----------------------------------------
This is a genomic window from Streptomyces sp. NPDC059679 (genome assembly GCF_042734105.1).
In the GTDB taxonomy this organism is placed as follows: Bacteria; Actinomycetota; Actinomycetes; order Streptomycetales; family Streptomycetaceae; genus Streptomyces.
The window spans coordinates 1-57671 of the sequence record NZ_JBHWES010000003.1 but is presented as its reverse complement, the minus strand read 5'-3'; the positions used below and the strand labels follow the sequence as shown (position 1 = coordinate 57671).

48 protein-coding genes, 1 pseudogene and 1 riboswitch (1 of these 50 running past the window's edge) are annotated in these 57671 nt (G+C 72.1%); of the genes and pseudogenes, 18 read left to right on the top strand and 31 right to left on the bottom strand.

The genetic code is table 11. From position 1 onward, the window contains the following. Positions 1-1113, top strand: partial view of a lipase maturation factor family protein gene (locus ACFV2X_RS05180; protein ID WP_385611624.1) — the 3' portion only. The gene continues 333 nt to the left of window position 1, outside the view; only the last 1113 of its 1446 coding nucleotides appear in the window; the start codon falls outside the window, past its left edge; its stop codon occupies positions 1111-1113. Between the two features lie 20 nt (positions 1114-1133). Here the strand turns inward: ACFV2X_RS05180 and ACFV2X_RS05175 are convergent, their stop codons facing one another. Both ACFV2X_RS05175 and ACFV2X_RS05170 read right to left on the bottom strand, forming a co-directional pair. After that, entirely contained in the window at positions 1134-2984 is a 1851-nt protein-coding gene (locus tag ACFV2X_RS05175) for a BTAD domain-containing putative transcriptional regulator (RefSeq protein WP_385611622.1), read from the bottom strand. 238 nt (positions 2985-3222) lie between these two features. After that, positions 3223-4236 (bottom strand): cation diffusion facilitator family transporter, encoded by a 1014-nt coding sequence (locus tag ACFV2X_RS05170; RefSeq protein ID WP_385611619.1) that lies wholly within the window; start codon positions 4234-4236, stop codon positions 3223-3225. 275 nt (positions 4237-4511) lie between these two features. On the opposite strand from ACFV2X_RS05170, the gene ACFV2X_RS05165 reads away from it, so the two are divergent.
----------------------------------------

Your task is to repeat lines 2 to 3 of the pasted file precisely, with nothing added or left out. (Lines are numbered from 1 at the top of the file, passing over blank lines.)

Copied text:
In the GTDB taxonomy this organism is placed as follows: Bacteria; Actinomycetota; Actinomycetes; order Streptomycetales; family Streptomycetaceae; genus Streptomyces.
The window spans coordinates 1-57671 of the sequence record NZ_JBHWES010000003.1 but is presented as its reverse complement, the minus strand read 5'-3'; the positions used below and the strand labels follow the sequence as shown (position 1 = coordinate 57671).